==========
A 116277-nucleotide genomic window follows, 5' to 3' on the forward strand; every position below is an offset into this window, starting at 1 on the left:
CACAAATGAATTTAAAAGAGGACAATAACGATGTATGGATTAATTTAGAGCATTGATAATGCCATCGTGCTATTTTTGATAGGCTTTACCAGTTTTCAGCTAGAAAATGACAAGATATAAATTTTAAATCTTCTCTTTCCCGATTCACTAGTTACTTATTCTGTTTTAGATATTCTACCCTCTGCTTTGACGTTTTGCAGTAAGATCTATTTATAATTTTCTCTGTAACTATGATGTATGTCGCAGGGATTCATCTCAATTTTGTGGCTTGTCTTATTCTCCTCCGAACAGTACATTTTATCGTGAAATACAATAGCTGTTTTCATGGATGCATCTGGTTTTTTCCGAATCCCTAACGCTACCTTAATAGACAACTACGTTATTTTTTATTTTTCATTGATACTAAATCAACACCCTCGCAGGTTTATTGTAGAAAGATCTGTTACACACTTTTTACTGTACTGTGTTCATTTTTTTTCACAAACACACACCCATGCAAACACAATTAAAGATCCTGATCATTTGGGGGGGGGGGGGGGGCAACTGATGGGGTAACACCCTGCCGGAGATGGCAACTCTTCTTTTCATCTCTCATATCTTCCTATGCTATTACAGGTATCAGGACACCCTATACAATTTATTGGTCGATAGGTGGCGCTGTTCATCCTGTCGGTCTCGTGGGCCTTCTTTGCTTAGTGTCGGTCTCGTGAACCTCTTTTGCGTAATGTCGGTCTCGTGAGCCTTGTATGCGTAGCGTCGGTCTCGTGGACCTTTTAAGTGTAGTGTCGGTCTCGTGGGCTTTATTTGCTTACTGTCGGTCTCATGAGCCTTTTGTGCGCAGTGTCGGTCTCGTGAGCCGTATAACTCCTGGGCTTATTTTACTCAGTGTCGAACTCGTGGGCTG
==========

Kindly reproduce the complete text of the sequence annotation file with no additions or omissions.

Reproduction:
A 116277-nucleotide genomic window follows, 5' to 3' on the forward strand; every position below is an offset into this window, starting at 1 on the left:
CACAAATGAATTTAAAAGAGGACAATAACGATGTATGGATTAATTTAGAGCATTGATAATGCCATCGTGCTATTTTTGATAGGCTTTACCAGTTTTCAGCTAGAAAATGACAAGATATAAATTTTAAATCTTCTCTTTCCCGATTCACTAGTTACTTATTCTGTTTTAGATATTCTACCCTCTGCTTTGACGTTTTGCAGTAAGATCTATTTATAATTTTCTCTGTAACTATGATGTATGTCGCAGGGATTCATCTCAATTTTGTGGCTTGTCTTATTCTCCTCCGAACAGTACATTTTATCGTGAAATACAATAGCTGTTTTCATGGATGCATCTGGTTTTTTCCGAATCCCTAACGCTACCTTAATAGACAACTACGTTATTTTTTATTTTTCATTGATACTAAATCAACACCCTCGCAGGTTTATTGTAGAAAGATCTGTTACACACTTTTTACTGTACTGTGTTCATTTTTTTTCACAAACACACACCCATGCAAACACAATTAAAGATCCTGATCATTTGGGGGGGGGGGGGGGGCAACTGATGGGGTAACACCCTGCCGGAGATGGCAACTCTTCTTTTCATCTCTCATATCTTCCTATGCTATTACAGGTATCAGGACACCCTATACAATTTATTGGTCGATAGGTGGCGCTGTTCATCCTGTCGGTCTCGTGGGCCTTCTTTGCTTAGTGTCGGTCTCGTGAACCTCTTTTGCGTAATGTCGGTCTCGTGAGCCTTGTATGCGTAGCGTCGGTCTCGTGGACCTTTTAAGTGTAGTGTCGGTCTCGTGGGCTTTATTTGCTTACTGTCGGTCTCATGAGCCTTTTGTGCGCAGTGTCGGTCTCGTGAGCCGTATAACTCCTGGGCTTATTTTACTCAGTGTCGAACTCGTGGGCTG